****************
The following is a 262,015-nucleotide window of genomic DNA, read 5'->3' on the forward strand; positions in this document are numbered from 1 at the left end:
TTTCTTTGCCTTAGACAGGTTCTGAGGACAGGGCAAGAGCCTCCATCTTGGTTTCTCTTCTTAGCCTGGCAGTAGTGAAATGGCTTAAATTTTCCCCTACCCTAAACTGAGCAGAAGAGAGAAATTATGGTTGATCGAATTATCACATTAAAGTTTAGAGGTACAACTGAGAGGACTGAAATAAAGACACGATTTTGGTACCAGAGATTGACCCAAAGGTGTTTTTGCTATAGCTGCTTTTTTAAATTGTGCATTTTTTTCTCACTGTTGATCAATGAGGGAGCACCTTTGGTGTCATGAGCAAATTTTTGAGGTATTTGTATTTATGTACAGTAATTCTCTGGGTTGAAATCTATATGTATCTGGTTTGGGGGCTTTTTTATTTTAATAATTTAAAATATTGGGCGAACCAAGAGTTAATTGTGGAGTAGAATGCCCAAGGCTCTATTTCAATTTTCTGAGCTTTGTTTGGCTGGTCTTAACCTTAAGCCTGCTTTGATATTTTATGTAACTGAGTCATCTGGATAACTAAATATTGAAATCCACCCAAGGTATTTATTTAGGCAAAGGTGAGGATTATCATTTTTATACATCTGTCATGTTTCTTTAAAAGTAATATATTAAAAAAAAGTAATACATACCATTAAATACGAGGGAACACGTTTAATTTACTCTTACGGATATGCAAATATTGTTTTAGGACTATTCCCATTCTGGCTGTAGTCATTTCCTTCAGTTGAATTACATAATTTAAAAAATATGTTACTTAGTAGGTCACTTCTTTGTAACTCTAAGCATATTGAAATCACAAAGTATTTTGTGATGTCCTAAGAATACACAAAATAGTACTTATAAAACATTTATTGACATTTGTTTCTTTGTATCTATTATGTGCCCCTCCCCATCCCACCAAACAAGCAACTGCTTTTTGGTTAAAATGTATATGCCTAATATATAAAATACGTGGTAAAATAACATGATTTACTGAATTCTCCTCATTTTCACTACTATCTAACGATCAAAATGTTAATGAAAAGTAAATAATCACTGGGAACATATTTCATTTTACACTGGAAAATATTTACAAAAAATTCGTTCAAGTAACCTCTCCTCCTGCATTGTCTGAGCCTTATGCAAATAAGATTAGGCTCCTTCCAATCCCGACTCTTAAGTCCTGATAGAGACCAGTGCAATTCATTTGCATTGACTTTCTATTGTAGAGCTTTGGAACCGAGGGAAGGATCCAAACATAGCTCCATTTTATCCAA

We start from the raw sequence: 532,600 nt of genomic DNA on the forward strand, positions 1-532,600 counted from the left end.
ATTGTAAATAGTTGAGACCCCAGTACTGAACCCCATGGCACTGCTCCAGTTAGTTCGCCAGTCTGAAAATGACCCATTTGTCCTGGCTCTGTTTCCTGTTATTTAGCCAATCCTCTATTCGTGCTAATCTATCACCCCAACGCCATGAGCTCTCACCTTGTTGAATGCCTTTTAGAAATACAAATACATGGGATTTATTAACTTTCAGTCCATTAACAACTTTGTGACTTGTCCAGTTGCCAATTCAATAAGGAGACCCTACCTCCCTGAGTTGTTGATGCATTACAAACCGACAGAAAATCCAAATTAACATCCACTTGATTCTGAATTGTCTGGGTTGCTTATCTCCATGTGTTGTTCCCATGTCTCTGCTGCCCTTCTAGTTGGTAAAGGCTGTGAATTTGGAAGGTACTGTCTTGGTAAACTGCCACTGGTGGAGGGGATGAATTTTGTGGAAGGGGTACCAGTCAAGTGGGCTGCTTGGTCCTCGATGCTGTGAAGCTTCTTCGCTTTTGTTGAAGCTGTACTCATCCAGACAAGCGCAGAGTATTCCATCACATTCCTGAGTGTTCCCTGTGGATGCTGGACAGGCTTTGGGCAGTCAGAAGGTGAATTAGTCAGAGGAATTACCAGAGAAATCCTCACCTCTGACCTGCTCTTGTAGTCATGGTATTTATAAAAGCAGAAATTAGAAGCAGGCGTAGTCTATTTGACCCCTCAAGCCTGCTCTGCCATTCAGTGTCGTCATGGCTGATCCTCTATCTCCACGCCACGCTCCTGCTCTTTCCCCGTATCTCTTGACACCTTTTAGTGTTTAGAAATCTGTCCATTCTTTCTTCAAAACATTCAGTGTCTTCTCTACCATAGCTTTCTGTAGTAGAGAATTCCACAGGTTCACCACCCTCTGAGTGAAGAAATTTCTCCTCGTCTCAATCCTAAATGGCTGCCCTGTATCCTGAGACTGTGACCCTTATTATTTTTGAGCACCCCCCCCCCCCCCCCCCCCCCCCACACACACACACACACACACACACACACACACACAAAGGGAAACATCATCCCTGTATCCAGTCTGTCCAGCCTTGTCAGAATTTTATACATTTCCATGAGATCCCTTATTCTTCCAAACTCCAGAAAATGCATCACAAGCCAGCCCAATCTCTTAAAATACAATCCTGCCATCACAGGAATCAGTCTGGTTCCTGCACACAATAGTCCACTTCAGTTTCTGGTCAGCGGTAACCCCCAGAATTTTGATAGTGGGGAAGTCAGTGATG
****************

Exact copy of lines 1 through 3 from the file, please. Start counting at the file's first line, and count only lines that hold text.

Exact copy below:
The following is a 262,015-nucleotide window of genomic DNA, read 5'->3' on the forward strand; positions in this document are numbered from 1 at the left end:
TTTCTTTGCCTTAGACAGGTTCTGAGGACAGGGCAAGAGCCTCCATCTTGGTTTCTCTTCTTAGCCTGGCAGTAGTGAAATGGCTTAAATTTTCCCCTACCCTAAACTGAGCAGAAGAGAGAAATTATGGTTGATCGAATTATCACATTAAAGTTTAGAGGTACAACTGAGAGGACTGAAATAAAGACACGATTTTGGTACCAGAGATTGACCCAAAGGTGTTTTTGCTATAGCTGCTTTTTTAAATTGTGCATTTTTTTCTCACTGTTGATCAATGAGGGAGCACCTTTGGTGTCATGAGCAAATTTTTGAGGTATTTGTATTTATGTACAGTAATTCTCTGGGTTGAAATCTATATGTATCTGGTTTGGGGGCTTTTTTATTTTAATAATTTAAAATATTGGGCGAACCAAGAGTTAATTGTGGAGTAGAATGCCCAAGGCTCTATTTCAATTTTCTGAGCTTTGTTTGGCTGGTCTTAACCTTAAGCCTGCTTTGATATTTTATGTAACTGAGTCATCTGGATAACTAAATATTGAAATCCACCCAAGGTATTTATTTAGGCAAAGGTGAGGATTATCATTTTTATACATCTGTCATGTTTCTTTAAAAGTAATATATTAAAAAAAAGTAATACATACCATTAAATACGAGGGAACACGTTTAATTTACTCTTACGGATATGCAAATATTGTTTTAGGACTATTCCCATTCTGGCTGTAGTCATTTCCTTCAGTTGAATTACATAATTTAAAAAATATGTTACTTAGTAGGTCACTTCTTTGTAACTCTAAGCATATTGAAATCACAAAGTATTTTGTGATGTCCTAAGAATACACAAAATAGTACTTATAAAACATTTATTGACATTTGTTTCTTTGTATCTATTATGTGCCCCTCCCCATCCCACCAAACAAGCAACTGCTTTTTGGTTAAAATGTATATGCCTAATATATAAAATACGTGGTAAAATAACATGATTTACTGAATTCTCCTCATTTTCACTACTATCTAACGATCAAAATGTTAATGAAAAGTAAATAATCACTGGGAACATATTTCATTTTACACTGGAAAATATTTACAAAAAATTCGTTCAAGTAACCTCTCCTCCTGCATTGTCTGAGCCTTATGCAAATAAGATTAGGCTCCTTCCAATCCCGACTCTTAAGTCCTGATAGAGACCAGTGCAATTCATTTGCATTGACTTTCTATTGTAGAGCTTTGGAACCGAGGGAAGGATCCAAACATAGCTCCATTTTATCCAA

We start from the raw sequence: 532,600 nt of genomic DNA on the forward strand, positions 1-532,600 counted from the left end.